A Chromebook is a laptop or tablet running the Linux-based Chrome OS as its operating system.
The Commodore 64, also known as the C64 or the CBM 64, is an 8-bit home computer introduced in January 1982 by Commodore International (first shown at the Consumer Electronics Show, in Las Vegas, January 7–10, 1982).
In computing, a computer keyboard is a typewriter-style device which uses an arrangement of buttons or keys to act as mechanical levers or electronic switches.
A computer terminal is an electronic or electromechanical hardware device that is used for entering data into, and displaying or printing data from, a computer or a computing system.
In computing, a Control key is a modifier key which, when pressed in conjunction with another key, performs a special operation (for example, C); similar to the Shift key, the Control key rarely performs any function when pressed by itself.
FreeBSD is a free and open-source Unix-like operating system descended from Research Unix via the Berkeley Software Distribution (BSD).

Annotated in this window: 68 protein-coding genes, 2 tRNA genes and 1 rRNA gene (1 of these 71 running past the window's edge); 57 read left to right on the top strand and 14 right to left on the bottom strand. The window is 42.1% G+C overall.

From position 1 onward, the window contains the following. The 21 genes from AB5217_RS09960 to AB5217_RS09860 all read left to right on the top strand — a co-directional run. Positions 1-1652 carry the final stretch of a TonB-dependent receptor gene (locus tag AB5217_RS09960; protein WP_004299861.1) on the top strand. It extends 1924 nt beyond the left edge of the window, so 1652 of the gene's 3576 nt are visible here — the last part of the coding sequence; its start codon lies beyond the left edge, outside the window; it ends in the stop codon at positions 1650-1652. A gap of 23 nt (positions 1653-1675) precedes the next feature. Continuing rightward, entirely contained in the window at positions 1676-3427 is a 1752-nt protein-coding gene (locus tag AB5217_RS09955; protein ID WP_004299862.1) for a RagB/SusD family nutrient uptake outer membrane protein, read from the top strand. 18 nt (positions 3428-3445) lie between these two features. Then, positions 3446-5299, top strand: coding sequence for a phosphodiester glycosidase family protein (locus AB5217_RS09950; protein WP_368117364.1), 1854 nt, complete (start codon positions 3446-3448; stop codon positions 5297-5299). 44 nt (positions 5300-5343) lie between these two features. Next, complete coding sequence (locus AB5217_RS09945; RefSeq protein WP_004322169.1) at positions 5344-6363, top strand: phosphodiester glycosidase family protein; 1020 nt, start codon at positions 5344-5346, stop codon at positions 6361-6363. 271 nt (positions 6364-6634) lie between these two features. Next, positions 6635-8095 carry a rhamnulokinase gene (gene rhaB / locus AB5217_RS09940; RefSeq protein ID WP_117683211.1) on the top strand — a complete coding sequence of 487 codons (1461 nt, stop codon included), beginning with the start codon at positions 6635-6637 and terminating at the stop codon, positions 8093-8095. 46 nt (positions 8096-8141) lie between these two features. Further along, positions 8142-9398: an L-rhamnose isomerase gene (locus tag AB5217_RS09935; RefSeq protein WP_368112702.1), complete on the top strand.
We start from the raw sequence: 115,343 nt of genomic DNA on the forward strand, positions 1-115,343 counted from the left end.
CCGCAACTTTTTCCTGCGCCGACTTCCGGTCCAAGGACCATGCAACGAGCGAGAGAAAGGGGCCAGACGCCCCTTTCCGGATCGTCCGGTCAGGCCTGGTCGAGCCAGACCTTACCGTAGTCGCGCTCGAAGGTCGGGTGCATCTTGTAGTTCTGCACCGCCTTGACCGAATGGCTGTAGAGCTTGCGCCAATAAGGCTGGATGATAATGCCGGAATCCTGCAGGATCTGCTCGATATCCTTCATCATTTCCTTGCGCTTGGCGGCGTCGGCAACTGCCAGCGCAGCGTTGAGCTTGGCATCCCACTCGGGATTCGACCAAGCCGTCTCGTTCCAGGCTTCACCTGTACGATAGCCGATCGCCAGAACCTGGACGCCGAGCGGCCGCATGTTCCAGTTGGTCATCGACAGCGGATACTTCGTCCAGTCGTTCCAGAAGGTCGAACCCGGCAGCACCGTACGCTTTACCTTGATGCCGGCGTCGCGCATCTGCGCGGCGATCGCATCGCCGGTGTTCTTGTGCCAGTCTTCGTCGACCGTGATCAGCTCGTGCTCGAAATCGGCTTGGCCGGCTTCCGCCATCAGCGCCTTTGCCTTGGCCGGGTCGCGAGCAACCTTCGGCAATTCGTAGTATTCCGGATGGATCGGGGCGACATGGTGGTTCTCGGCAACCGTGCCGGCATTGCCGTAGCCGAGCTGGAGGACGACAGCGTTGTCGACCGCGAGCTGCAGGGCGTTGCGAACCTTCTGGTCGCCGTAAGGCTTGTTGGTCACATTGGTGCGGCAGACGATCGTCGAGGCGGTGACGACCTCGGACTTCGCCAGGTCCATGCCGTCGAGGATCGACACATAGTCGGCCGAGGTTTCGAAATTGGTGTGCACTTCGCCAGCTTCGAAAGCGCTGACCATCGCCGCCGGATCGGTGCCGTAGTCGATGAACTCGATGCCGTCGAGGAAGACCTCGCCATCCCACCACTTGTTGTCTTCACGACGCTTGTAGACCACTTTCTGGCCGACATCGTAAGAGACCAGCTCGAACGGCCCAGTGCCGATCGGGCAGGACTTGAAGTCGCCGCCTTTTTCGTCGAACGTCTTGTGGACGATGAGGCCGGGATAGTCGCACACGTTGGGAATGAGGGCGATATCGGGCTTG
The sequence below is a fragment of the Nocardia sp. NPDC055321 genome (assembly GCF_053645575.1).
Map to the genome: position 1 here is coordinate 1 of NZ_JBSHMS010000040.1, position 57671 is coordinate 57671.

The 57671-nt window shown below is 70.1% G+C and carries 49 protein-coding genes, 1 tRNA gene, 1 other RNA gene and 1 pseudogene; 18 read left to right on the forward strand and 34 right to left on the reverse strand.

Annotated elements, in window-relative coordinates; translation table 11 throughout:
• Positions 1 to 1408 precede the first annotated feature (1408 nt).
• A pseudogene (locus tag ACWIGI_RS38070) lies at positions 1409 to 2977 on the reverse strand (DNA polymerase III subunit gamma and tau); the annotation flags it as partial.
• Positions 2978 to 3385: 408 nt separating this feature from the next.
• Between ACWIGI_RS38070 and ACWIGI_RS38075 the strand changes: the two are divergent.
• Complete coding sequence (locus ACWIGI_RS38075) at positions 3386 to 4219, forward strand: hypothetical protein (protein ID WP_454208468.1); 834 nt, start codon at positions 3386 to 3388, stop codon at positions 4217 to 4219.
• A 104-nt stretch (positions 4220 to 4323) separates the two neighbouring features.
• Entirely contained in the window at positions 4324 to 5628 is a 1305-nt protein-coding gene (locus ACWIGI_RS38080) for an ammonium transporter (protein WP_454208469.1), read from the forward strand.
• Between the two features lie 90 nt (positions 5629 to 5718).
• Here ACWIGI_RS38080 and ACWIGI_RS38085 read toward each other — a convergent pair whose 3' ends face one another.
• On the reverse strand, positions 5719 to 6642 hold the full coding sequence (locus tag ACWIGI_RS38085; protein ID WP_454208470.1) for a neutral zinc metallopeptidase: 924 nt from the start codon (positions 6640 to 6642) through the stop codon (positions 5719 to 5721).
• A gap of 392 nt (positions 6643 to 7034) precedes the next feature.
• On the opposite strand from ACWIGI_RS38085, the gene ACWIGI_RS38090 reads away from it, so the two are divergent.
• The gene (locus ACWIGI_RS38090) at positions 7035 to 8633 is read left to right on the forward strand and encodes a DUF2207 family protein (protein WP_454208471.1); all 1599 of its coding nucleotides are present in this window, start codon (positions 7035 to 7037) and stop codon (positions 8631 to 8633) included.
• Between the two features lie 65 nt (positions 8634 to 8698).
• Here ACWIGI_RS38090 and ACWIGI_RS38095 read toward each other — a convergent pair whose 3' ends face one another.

Gizmodo is a design, technology, science and science fiction website that also features articles on politics.
GNOME is a desktop environment composed of free and open-source software that runs on Linux and most BSD derivatives.
Google LLC is an American multinational technology company that specializes in Internet-related services and products, which include online advertising technologies, search engine, cloud computing, software, and hardware.
The Happy Hacking Keyboard is a small computer keyboard produced by PFU Limited of Japan, co-developed with Japanese computer pioneer Eiiti Wada.
HuffPost (formerly The Huffington Post and sometimes abbreviated HuffPo) is a liberal American news and opinion website and blog that has both localized and international editions.
Human factors and ergonomics (commonly referred to as Human Factors), is the application of psychological and physiological principles to the (engineering and) design of products, processes, and systems.
IBM PC compatible computers are computers similar to the original IBM PC, XT, and AT, able to use the same software and expansion cards.